Setting Financial Boundaries In Relationships Can Be Difficult. Here's How To Make It Easier

Setting boundaries is an important part of prioritizing yourself and putting your well-being first. For some, saying no is much harder than it is for others, especially when it comes to family, friends, or loved ones. Having clear boundaries with your finances is essential to establishing a positive relationship with money, yourself, and with those closest to you. Although it may seem like saying no to someone who is asking you for money can damage a relationship, setting firm boundaries can actually help you preserve those relationships for the long term.

Executive coach and psychologist Dr. Julie Gurner told Martha Stewart, "Navigating financial boundaries can be a complex area where emotions can run high, and knowing your rules in advance makes it far easier to stand by them and have clarity when the time comes." These tips will help you navigate setting financial boundaries in a positive and healthy way.

Map out your spending habits and budget

Before you start setting boundaries around your finances, you might want to do some financial self-care. That is, you need to review your spending habits and set a budget that you're comfortable with. That way, you know how much of your finances, if any, might be available to lend out to others. At any rate, it's a good idea to set financial goals for yourself and ask yourself what budget will best help you achieve those goals. Alexa Von Tobel, founder of LearnVest told Glamour, "It's one comprehensive budget that accounts for your regular fixed expenses, your goals, your non-monthly expenses... and leaves you with one number to spend on everything else." 

Remember that it's okay to have financial priorities that are different from others. And it's totally normal to disagree with your parents and other family members about money. But that doesn't mean that you should change how you handle your finances or the way you spend your money.

Communicate your boundaries

When you're ready, meet with your family or friends in person to communicate your financial boundaries. Prepare what you're going to say beforehand to make sure you communicate your needs clearly and are ready for any questions. You can write out what you're going to say and practice it a few times alone or in front of someone you trust. You can even bring a partner or friend with you to break the tension and help you feel more comfortable.

Communication is essential in strong and healthy relationships. A study published by the Journal of Personality and Social Psychology showed that people often underestimate how much their friends want to hear from them and that friends enjoy being reached out to and communicated with. Although it might be awkward, it's important to have difficult conversations with friends and family to keep the relationships strong and to always keep the line of communication open.

Don't let guilt change your mind

It's completely normal to feel a sense of guilt when someone asks you for financial help and you turn them down. Christine Manley, a licensed clinical psychologist, tells Real Simple: "Just because that guilt is there does not mean you're doing something unkind. You're allowed to say 'no' to things that make you uncomfortable." Saying 'yes' may ease the tension of the moment, but it could leave you in a financially stressful situation that burdens and negatively affects you.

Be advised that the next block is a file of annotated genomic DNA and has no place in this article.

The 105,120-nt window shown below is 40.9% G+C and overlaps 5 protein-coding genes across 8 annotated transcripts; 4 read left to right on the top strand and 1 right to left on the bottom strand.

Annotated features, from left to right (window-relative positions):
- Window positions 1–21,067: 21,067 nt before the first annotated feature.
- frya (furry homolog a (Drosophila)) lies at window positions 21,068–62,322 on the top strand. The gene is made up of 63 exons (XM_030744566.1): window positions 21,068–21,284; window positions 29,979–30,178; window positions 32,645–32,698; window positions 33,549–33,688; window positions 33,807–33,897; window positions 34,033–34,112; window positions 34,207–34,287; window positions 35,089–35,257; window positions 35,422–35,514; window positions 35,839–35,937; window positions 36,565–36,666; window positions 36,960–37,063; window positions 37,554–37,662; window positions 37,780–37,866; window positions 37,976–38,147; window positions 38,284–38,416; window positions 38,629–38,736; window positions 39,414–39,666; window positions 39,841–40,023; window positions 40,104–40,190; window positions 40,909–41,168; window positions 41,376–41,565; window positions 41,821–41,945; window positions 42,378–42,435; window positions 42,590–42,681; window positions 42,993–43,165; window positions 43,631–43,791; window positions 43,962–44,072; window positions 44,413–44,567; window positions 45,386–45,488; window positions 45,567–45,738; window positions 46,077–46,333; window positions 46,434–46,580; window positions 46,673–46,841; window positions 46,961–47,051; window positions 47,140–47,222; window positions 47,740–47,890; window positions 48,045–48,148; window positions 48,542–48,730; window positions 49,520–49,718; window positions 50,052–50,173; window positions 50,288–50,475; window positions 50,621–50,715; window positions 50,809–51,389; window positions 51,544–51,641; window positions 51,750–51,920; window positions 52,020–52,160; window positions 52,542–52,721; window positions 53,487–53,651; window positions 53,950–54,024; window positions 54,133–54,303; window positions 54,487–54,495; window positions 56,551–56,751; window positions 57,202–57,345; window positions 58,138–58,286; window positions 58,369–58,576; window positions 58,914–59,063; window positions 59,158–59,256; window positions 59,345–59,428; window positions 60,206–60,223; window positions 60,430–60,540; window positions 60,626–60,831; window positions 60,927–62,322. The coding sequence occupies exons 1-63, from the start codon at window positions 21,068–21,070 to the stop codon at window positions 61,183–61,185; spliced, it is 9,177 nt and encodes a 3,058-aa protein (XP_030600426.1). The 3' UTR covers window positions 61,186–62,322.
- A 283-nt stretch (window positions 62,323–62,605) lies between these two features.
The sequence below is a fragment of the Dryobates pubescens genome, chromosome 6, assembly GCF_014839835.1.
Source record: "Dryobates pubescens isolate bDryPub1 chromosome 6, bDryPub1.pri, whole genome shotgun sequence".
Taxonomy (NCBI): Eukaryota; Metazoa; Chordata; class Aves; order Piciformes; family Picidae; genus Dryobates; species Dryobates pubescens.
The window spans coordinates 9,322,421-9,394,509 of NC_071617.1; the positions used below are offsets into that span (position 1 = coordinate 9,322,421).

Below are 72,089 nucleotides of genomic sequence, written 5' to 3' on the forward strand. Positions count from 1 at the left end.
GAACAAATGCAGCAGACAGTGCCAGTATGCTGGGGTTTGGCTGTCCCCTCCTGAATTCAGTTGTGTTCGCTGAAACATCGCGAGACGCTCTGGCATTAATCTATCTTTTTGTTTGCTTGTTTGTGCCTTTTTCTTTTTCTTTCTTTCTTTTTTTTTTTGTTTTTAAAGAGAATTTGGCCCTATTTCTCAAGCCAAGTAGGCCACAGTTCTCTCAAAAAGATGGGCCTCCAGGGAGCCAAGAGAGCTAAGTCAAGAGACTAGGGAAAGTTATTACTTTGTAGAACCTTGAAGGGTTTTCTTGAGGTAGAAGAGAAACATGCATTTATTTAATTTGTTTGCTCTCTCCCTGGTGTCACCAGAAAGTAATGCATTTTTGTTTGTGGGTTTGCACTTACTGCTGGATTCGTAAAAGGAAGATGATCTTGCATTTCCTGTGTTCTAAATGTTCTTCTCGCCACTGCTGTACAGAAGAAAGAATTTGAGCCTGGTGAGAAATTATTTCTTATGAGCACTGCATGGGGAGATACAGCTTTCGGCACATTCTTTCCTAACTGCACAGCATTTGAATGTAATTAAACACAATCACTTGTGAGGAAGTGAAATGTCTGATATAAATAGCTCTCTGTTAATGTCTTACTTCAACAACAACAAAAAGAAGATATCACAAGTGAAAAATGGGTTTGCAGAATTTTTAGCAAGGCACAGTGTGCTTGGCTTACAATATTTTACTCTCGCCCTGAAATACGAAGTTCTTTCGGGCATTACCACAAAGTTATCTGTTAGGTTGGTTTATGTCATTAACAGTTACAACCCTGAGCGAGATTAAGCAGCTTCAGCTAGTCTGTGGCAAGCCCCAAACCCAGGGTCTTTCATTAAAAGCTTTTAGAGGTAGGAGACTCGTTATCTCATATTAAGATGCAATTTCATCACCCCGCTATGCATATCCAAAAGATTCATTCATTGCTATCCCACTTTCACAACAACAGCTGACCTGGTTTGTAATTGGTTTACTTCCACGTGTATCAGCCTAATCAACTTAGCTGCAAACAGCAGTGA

Personal finance advisor, Lynnette Khalfani-Cox added, "You can't think you are someone else's financial savior. Or that the worst-case scenario will happen if you don't step in." You're not responsible for saving your friends or family when they experience financial troubles, especially when you don't have the means to help. The guilt won't last forever, and you'll leave the situation knowing you prioritized yourself and protected your boundaries. 

Be kind but stay firm

With boundaries, you need to be firm about where you stand and what your rules and exceptions are. You also need to be comfortable with the possibility of upsetting others with your point of view. It's common for people to get upset when you set boundaries they don't agree with, but none of your relationships should depend on your ability to provide financial support and relief — and any relationship that does is one that may need to be reevaluated.

Remember that your boundaries are about you and your well-being, and shouldn't revolve around the feelings and reactions of others. Licensed therapist Rachel Zar, tells Mind Body Green, "It's about what your action is going to be instead of relying on someone else to do an action that's within your boundary." Rely on yourself to set clear and firm boundaries and if someone doesn't respect those boundaries, it could be time to take some space.

Offer support in other ways

Although you aren't able to help out your friend or family member financially, this doesn't mean you can't provide them with support. There's no question that money is an essential part of life that we all need, and the lack of it can really impact someone's quality of life and mental health. According to a survey released by CreditWise, 73% of respondents labeled their finances as a source of stress.

When you can't offer someone financial help, there are other ways to help them out. When someone you care about is struggling financially, you can help by offering them emotional support. Sometimes being there for someone means providing them with kind words and encouragement. Listen to them when they need to vent about their issues and offer advice that might bring them closer to solving their problems. You can also recommend them a financial advisor or debt counselor who will use their professional knowledge to find valuable solutions.